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Preventing Child Sexual Abuse: The role of schools

From September 2019, primary schools will be required to teach Relationships Education, and secondary schools will be required to teach Relationships and Sex Education. Age appropriate universal education has an important role to play in preventing child sexual abuse. Professionals working in education settings are particularly well placed to deliver universal programmes designed to increase the propensity to disclose and reduce vulnerability; deliver targeted support for children at particular risk of abuse; and initiate an early intervention when children exhibit the signs and symptoms of abuse. The Commissioner has assessed the current provision of education programmes related to the prevention of child sexual abuse in schools in England through a survey issued to all schools and a series of focus groups. The evidence suggests that the potential role of schools in preventing child sexual abuse – giving children the knowledge to recognise abuse and seek help where necessary and the early identification of victims – is not yet being fulfilled.

Around half of primary schools report that they teach subjects related to sexual abuse, and a significant minority of secondary schools do not yet offer any teaching on this issue.

Although the majority of schools that responded to the Commissioner’s survey stated that they offer PSHE lessons, the content and means of delivery of these lessons varies. While the vast majority of primary and secondary schools in the survey reported that they teach topics such as internet safety and bullying, only around half of primary schools reported that they teach topics related to sexual exploitation and abuse, compared to almost 90% of secondary schools. Among the primary schools that responded to the survey, sexual abuse related topics (e.g. consent, safe touching, sexual exploitation and abuse) are less likely to be covered than topics such as bullying, peer pressure, emotional wellbeing and mental health, and alcohol and drug abuse. Schools are confident in identifying child sexual abuse, but substantiating concerns to the level necessary for a concern to be referred to the local authority is more challenging.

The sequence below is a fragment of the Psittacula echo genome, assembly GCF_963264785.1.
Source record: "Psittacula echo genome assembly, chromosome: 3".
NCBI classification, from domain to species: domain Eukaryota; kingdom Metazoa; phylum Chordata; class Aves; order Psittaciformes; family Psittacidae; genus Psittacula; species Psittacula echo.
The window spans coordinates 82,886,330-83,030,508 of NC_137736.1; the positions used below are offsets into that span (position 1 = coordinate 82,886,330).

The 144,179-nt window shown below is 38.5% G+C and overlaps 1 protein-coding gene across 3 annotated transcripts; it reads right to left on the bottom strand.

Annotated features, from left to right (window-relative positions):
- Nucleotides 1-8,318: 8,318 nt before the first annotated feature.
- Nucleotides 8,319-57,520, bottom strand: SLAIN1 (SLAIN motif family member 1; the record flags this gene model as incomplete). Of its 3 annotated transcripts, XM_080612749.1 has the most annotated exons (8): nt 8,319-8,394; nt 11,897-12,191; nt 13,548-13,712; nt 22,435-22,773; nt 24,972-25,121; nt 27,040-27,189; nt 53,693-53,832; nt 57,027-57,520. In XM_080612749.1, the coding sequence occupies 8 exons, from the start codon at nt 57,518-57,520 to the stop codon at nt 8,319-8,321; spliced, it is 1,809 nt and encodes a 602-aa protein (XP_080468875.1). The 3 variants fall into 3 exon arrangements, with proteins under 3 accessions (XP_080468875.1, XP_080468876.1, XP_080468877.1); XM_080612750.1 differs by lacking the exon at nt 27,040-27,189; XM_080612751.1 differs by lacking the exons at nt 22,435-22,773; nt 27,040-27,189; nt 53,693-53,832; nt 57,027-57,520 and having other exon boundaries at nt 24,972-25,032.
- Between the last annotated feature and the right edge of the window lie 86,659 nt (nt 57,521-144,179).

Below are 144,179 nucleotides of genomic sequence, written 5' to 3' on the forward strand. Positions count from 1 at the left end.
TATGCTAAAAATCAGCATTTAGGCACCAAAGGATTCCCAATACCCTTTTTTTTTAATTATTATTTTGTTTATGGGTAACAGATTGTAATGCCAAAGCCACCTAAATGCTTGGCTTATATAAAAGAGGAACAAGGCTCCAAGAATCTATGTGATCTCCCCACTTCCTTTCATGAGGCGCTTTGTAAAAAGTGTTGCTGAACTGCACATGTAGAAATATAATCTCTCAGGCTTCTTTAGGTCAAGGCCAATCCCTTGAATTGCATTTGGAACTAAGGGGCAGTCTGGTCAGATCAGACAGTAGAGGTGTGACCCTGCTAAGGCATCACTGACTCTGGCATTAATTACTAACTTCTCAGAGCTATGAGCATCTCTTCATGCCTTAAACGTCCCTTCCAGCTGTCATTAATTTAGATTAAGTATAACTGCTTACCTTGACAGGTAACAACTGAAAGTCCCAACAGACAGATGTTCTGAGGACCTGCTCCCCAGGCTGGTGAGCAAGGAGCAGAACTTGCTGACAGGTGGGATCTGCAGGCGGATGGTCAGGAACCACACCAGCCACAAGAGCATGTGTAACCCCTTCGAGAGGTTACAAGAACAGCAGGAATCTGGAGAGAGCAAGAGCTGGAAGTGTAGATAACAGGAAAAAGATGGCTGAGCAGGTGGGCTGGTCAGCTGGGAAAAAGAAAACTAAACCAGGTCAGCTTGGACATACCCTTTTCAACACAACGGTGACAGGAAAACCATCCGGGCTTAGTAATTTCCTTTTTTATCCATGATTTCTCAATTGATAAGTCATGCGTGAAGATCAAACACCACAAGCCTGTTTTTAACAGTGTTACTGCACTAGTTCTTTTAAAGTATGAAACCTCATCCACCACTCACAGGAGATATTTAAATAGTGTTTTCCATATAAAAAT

Schools generally believe they have sufficient knowledge and resources to identify and act upon concerns relating to child sexual abuse. However, if the signs of sexual abuse are not visible or if the child does not disclose abuse, then schools believe identification is more difficult, which reduces the likelihood of them bringing concerns to the attention of the local authority and substantiating those concerns with the evidence necessary to meet child protection thresholds.

The early identification of warning signs does not always result in early intervention – intervention is largely dependent on a disclosure of abuse

If a child or young person discloses they have been abused (in contrast to concerns being raised by members of staff without the child having made a disclosure), it is far more likely that the school will raise this with a local authority and that subsequent action will be taken. This pattern is even more pronounced in cases where the child reports sexual abuse. This suggests that the identification of sexual abuse is largely dependent upon children making a disclosure. Waiting for a disclosure, however, is not satisfactory – most victims do not spontaneously disclose sexual abuse.

As schools begin planning for the introduction of mandatory relationships education at primary level and RSE at secondary level, consideration must be given to the ways in which a school can create opportunities for a child to seek help and disclose abuse. In particular, guidance on safeguarding in schools should broaden the focus from the processes for reporting concerns to the ways in which teachers and other school professionals can support children who are the subject of concern to talk about issues of concern and, where necessary, disclose abuse.